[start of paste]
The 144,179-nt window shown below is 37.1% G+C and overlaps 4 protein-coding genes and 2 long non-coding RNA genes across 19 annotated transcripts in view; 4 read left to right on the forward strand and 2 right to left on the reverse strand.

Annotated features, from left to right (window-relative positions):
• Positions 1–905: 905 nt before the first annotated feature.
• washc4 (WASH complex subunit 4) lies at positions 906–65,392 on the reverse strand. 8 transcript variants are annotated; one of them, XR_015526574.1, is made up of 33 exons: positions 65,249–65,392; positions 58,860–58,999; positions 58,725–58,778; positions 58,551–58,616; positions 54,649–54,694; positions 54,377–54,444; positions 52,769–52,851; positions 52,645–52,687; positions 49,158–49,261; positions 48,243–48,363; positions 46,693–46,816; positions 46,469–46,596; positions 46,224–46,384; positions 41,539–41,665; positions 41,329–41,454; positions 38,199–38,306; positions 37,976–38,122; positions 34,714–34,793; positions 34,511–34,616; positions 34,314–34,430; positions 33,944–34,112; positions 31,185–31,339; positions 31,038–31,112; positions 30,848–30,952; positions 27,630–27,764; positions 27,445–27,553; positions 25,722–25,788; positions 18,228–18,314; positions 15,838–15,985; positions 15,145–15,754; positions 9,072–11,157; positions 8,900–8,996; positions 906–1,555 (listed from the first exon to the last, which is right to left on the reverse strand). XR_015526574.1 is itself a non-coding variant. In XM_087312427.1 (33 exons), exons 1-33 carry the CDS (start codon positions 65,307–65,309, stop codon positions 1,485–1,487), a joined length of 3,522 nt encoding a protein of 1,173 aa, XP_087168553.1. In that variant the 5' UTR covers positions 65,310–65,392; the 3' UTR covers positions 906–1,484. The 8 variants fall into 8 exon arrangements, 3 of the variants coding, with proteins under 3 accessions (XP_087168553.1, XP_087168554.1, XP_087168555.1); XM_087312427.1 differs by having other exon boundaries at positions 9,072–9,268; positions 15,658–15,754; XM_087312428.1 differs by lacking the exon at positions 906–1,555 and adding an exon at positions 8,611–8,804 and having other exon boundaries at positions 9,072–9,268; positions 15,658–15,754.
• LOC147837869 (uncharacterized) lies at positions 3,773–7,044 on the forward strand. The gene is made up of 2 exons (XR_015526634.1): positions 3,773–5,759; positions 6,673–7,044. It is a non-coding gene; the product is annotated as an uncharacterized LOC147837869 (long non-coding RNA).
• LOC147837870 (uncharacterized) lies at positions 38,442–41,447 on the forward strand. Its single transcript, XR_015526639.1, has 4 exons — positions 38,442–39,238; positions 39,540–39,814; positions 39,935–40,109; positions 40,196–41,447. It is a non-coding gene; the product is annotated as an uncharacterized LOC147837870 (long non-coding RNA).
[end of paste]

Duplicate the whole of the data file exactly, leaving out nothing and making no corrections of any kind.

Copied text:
The 144,179-nt window shown below is 37.1% G+C and overlaps 4 protein-coding genes and 2 long non-coding RNA genes across 19 annotated transcripts in view; 4 read left to right on the forward strand and 2 right to left on the reverse strand.

Annotated features, from left to right (window-relative positions):
• Positions 1–905: 905 nt before the first annotated feature.
• washc4 (WASH complex subunit 4) lies at positions 906–65,392 on the reverse strand. 8 transcript variants are annotated; one of them, XR_015526574.1, is made up of 33 exons: positions 65,249–65,392; positions 58,860–58,999; positions 58,725–58,778; positions 58,551–58,616; positions 54,649–54,694; positions 54,377–54,444; positions 52,769–52,851; positions 52,645–52,687; positions 49,158–49,261; positions 48,243–48,363; positions 46,693–46,816; positions 46,469–46,596; positions 46,224–46,384; positions 41,539–41,665; positions 41,329–41,454; positions 38,199–38,306; positions 37,976–38,122; positions 34,714–34,793; positions 34,511–34,616; positions 34,314–34,430; positions 33,944–34,112; positions 31,185–31,339; positions 31,038–31,112; positions 30,848–30,952; positions 27,630–27,764; positions 27,445–27,553; positions 25,722–25,788; positions 18,228–18,314; positions 15,838–15,985; positions 15,145–15,754; positions 9,072–11,157; positions 8,900–8,996; positions 906–1,555 (listed from the first exon to the last, which is right to left on the reverse strand). XR_015526574.1 is itself a non-coding variant. In XM_087312427.1 (33 exons), exons 1-33 carry the CDS (start codon positions 65,307–65,309, stop codon positions 1,485–1,487), a joined length of 3,522 nt encoding a protein of 1,173 aa, XP_087168553.1. In that variant the 5' UTR covers positions 65,310–65,392; the 3' UTR covers positions 906–1,484. The 8 variants fall into 8 exon arrangements, 3 of the variants coding, with proteins under 3 accessions (XP_087168553.1, XP_087168554.1, XP_087168555.1); XM_087312427.1 differs by having other exon boundaries at positions 9,072–9,268; positions 15,658–15,754; XM_087312428.1 differs by lacking the exon at positions 906–1,555 and adding an exon at positions 8,611–8,804 and having other exon boundaries at positions 9,072–9,268; positions 15,658–15,754.
• LOC147837869 (uncharacterized) lies at positions 3,773–7,044 on the forward strand. The gene is made up of 2 exons (XR_015526634.1): positions 3,773–5,759; positions 6,673–7,044. It is a non-coding gene; the product is annotated as an uncharacterized LOC147837869 (long non-coding RNA).
• LOC147837870 (uncharacterized) lies at positions 38,442–41,447 on the forward strand. Its single transcript, XR_015526639.1, has 4 exons — positions 38,442–39,238; positions 39,540–39,814; positions 39,935–40,109; positions 40,196–41,447. It is a non-coding gene; the product is annotated as an uncharacterized LOC147837870 (long non-coding RNA).